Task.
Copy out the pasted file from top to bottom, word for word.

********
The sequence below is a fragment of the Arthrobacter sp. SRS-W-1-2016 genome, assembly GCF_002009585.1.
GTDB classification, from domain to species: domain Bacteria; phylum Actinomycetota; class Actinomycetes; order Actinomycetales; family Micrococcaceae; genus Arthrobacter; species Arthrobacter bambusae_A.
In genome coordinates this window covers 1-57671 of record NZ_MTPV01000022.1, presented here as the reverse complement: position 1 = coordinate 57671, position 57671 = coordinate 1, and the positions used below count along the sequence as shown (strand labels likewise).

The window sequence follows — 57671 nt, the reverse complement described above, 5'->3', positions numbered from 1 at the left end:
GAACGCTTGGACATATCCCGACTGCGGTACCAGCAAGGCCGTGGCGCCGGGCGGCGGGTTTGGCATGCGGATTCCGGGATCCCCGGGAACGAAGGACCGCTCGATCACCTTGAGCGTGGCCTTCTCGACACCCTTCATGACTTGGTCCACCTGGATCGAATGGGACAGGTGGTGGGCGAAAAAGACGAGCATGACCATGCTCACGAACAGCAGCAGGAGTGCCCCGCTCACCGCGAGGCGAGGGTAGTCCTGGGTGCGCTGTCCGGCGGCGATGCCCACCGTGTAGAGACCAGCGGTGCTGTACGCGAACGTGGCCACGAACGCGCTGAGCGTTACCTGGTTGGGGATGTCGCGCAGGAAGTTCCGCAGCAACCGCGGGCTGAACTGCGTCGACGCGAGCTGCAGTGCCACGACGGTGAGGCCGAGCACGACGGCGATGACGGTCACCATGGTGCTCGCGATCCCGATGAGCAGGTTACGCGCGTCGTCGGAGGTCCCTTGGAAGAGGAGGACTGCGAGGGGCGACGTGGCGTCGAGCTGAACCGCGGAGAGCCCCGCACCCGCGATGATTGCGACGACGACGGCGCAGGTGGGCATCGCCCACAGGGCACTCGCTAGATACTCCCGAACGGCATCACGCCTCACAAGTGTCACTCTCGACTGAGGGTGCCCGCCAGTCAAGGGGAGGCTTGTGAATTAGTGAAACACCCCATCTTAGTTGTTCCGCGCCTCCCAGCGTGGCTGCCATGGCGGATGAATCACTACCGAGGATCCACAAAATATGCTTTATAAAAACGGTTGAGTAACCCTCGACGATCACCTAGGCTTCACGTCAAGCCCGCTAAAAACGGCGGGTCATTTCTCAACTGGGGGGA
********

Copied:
The sequence below is a fragment of the Arthrobacter sp. SRS-W-1-2016 genome, assembly GCF_002009585.1.
GTDB classification, from domain to species: domain Bacteria; phylum Actinomycetota; class Actinomycetes; order Actinomycetales; family Micrococcaceae; genus Arthrobacter; species Arthrobacter bambusae_A.
In genome coordinates this window covers 1-57671 of record NZ_MTPV01000022.1, presented here as the reverse complement: position 1 = coordinate 57671, position 57671 = coordinate 1, and the positions used below count along the sequence as shown (strand labels likewise).

The window sequence follows — 57671 nt, the reverse complement described above, 5'->3', positions numbered from 1 at the left end:
GAACGCTTGGACATATCCCGACTGCGGTACCAGCAAGGCCGTGGCGCCGGGCGGCGGGTTTGGCATGCGGATTCCGGGATCCCCGGGAACGAAGGACCGCTCGATCACCTTGAGCGTGGCCTTCTCGACACCCTTCATGACTTGGTCCACCTGGATCGAATGGGACAGGTGGTGGGCGAAAAAGACGAGCATGACCATGCTCACGAACAGCAGCAGGAGTGCCCCGCTCACCGCGAGGCGAGGGTAGTCCTGGGTGCGCTGTCCGGCGGCGATGCCCACCGTGTAGAGACCAGCGGTGCTGTACGCGAACGTGGCCACGAACGCGCTGAGCGTTACCTGGTTGGGGATGTCGCGCAGGAAGTTCCGCAGCAACCGCGGGCTGAACTGCGTCGACGCGAGCTGCAGTGCCACGACGGTGAGGCCGAGCACGACGGCGATGACGGTCACCATGGTGCTCGCGATCCCGATGAGCAGGTTACGCGCGTCGTCGGAGGTCCCTTGGAAGAGGAGGACTGCGAGGGGCGACGTGGCGTCGAGCTGAACCGCGGAGAGCCCCGCACCCGCGATGATTGCGACGACGACGGCGCAGGTGGGCATCGCCCACAGGGCACTCGCTAGATACTCCCGAACGGCATCACGCCTCACAAGTGTCACTCTCGACTGAGGGTGCCCGCCAGTCAAGGGGAGGCTTGTGAATTAGTGAAACACCCCATCTTAGTTGTTCCGCGCCTCCCAGCGTGGCTGCCATGGCGGATGAATCACTACCGAGGATCCACAAAATATGCTTTATAAAAACGGTTGAGTAACCCTCGACGATCACCTAGGCTTCACGTCAAGCCCGCTAAAAACGGCGGGTCATTTCTCAACTGGGGGGA